Semi-occupied by the nightlife as we ride I am half pondering the “Divine Intervention” and half rolling through contingency plans for the rest of the night ride. By finding a decent main road that appeared to take us where we needed to go AND miraculously finding fuel in the desert, a couple our initial problems had been solved but it still wasn’t clear if we had enough fuel to make it the added distance we needed to ride. It would get us further for sure and worst case would leave a shorter walk to find fuel in the morning if we needed to camp out for the night. Running through the very rough math in my head I was trying to calculate whether it was best (or possible) for all bikes to continue together or for two of us to take all the fuel and guarantee getting to Fields while the other two wait in the desert for the other two to return with fuel.

I never arrived at a clear answer. And so we rode.

Less than 15 miles after we left on the main road my bike sputters…I’m now on reserve. Ten or so miles later I am out. I tip the bike to transfer fuel to the petcock side and get a couple more miles out of it. I’m the first one to run out.

At least we are in Funnel Canyon heading north but there is no way to tell the condition of the road - whether it is improved and maintained or an old abandoned wagon trail.

Waiting for the super tankers to arrive here are a couple pics of Robin; one with flash and one without.





The super tankers arriving.







We transfer about a half gallon from Dale’s bike to mine. A few miles up the trail Robin is out and we do the same for his bike.

It turns out that Funnel Canyon is a nice enough road (a little rough for cars, but great for motos) that we can carry some speed. And, from what I could tell by my headlight bouncing off of the canyon walls, it would be a spectacular ride in the daylight.

In the distance I was ecstatic to see a pickup truck. Someone was camped out on the side of the trail. I’m sure he heard me roll up and I could tell he had been asleep but asked him quickly if he had fuel…diesel only. Didn’t think about water. A few miles more and we run into a couple trucks and tents. They greet us and have water! I downed a couple of those Costco bottles and chatted a bit. They told us we had another 12 miles to the pavement and then a stretch of 7 on the slab to Fields. They offered us fuel but we thought we had enough. Thanking them immensely, we rode on.

From here I don’t remember how many times we had to transfer fuel between the bikes but guessing it was at least 6 times. I ran out again on the slab and needed a sip from Don’s bike twice.

I’m in the lead and am the first to arrive in Fields running on fumes. I check my phone…it’s 11:58 pm. At this point I am grateful to be here!

The motel/store was closed due to a memorial service but they left us fuel, sandwich fixings, breakfast food, beer and even whiskey! Awesome, thanks sooo much!



We spent the next couple hours sitting around talking about the 295 mile day and counting our blessings. We are all completely spent. Adding up all the remaining fuel in the bikes we calculated that there was enough for all of us to ride maybe another four or five miles! Yikes!

Lights are out at 2 am.

Up early tomorrow for the 300 mile journey home.
__________________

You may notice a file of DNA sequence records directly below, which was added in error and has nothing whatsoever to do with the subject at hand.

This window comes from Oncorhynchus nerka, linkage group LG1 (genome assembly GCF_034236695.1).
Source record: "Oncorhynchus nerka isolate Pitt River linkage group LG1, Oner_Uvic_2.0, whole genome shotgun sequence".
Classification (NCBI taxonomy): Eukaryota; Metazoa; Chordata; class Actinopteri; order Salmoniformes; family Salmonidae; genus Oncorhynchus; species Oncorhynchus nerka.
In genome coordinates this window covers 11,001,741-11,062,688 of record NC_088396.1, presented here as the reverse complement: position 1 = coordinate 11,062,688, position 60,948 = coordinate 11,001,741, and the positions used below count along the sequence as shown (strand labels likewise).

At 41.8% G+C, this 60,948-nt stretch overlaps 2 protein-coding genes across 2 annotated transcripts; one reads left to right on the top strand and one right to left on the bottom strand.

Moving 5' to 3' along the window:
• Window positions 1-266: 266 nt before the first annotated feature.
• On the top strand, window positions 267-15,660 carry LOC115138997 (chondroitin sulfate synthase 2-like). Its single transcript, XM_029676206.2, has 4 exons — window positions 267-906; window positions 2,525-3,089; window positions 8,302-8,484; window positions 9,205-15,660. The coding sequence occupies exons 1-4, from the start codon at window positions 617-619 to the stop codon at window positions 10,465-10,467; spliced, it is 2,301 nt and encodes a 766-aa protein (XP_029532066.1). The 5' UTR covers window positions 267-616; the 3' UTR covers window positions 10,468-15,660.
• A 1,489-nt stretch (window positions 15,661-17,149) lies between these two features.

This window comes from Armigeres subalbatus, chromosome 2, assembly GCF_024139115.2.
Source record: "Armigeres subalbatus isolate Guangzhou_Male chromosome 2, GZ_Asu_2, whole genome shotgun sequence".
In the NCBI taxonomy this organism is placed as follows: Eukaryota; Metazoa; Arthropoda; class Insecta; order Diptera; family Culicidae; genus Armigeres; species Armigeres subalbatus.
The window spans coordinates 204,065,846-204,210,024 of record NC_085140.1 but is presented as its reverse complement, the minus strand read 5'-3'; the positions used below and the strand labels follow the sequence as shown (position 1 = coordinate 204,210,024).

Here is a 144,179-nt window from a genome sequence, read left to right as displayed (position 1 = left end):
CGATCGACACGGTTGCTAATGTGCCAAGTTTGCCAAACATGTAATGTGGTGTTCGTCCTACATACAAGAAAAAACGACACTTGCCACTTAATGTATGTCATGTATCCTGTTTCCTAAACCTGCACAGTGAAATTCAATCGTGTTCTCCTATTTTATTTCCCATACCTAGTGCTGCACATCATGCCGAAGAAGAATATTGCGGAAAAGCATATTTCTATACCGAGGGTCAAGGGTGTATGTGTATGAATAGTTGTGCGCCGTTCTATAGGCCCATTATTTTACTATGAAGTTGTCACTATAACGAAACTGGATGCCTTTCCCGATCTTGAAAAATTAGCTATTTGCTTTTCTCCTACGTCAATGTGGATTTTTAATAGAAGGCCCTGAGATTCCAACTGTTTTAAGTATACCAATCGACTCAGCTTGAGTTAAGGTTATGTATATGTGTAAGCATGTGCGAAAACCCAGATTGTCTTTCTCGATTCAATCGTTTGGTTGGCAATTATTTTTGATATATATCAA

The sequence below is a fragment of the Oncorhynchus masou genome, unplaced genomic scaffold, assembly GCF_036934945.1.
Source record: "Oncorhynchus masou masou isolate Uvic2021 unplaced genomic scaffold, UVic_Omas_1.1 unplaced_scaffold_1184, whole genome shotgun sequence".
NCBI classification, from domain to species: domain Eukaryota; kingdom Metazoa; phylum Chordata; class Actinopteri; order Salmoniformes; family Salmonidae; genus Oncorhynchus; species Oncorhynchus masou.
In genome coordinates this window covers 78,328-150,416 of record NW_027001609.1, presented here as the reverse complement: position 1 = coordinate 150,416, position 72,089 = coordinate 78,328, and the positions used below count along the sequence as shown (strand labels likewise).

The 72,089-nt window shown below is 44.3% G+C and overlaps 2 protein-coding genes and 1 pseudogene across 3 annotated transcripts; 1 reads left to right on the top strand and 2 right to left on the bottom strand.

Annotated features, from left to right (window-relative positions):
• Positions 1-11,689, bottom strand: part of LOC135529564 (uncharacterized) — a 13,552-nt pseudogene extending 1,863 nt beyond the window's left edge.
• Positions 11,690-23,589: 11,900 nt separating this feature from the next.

High Desert Adventures
Backcountry Motorcycle Tours
www.highdesertadventures.net
2009 KTM 450 EXC The Citrus Mistress - 2004 KTM 250 EXC 2T plated Little Miss Britches - 2010 Yamaha FZ1 Legally Black
Humunn is offline   Reply With Quote
Old 08-22-2011, 02:59 PM   #50
BigHo
Adventurer
 
BigHo's Avatar
 
Joined: Oct 2009
Location: Westside of Oregon
Oddometer: 53
Whiskey??

Quote:
Originally Posted by Humunn View Post

The motel/store was closed due to a memorial service but they left us fuel, sandwich fixings, breakfast food, beer and even whiskey! Awesome, thanks sooo much!

Hey that's right! Where did all that whiskey go? That was a nice set up... too bad we did not have time to indulge more in all the beverages and fixings. I was impressed how they kept our rooms wating for us....knowing we would probably be showing up late. Oh well, figured they must know Greg.
BigHo is offline   Reply With Quote
Old 08-23-2011, 03:25 PM   #51
BigHo
Adventurer
 
BigHo's Avatar
 
Joined: Oct 2009
Location: Westside of Oregon
Oddometer: 53
Quote:
Originally Posted by Humunn View Post

The super tankers arriving.





Hmmm wonder which bike has the stock light vs the trail tech Halogen light
BigHo is offline   Reply With Quote
Old 08-24-2011, 06:08 AM   #52
Humunn OP
Moto Prozac
 
Humunn's Avatar
 
Joined: Dec 2006
Location: Sunny Central Oregon
Oddometer: 1,017
Quote:
Originally Posted by BigHo View Post
Hey that's right! Where did all that whiskey go?

Well...

Ummm...

What whiskey?
__________________
High Desert Adventures
Backcountry Motorcycle Tours
www.highdesertadventures.net
2009 KTM 450 EXC The Citrus Mistress - 2004 KTM 250 EXC 2T plated Little Miss Britches - 2010 Yamaha FZ1 Legally Black
Humunn is offline   Reply With Quote
Old 08-24-2011, 06:12 AM   #53
Humunn OP
Moto Prozac
 
Humunn's Avatar
 
Joined: Dec 2006
Location: Sunny Central Oregon
Oddometer: 1,017
Bright, but not so early we are up and tinkering with the bikes. Radiators and skid plates are packed with wheat grass.



With 300 miles ahead of us today the plan is to slab it from Fields to the southern Steens Mtn Loop road and see if we can make it to the top. Lots of pavement and high speed gravel and we arrive at the gate. Closed as I expected but it was a nice cruise in the cool morning air.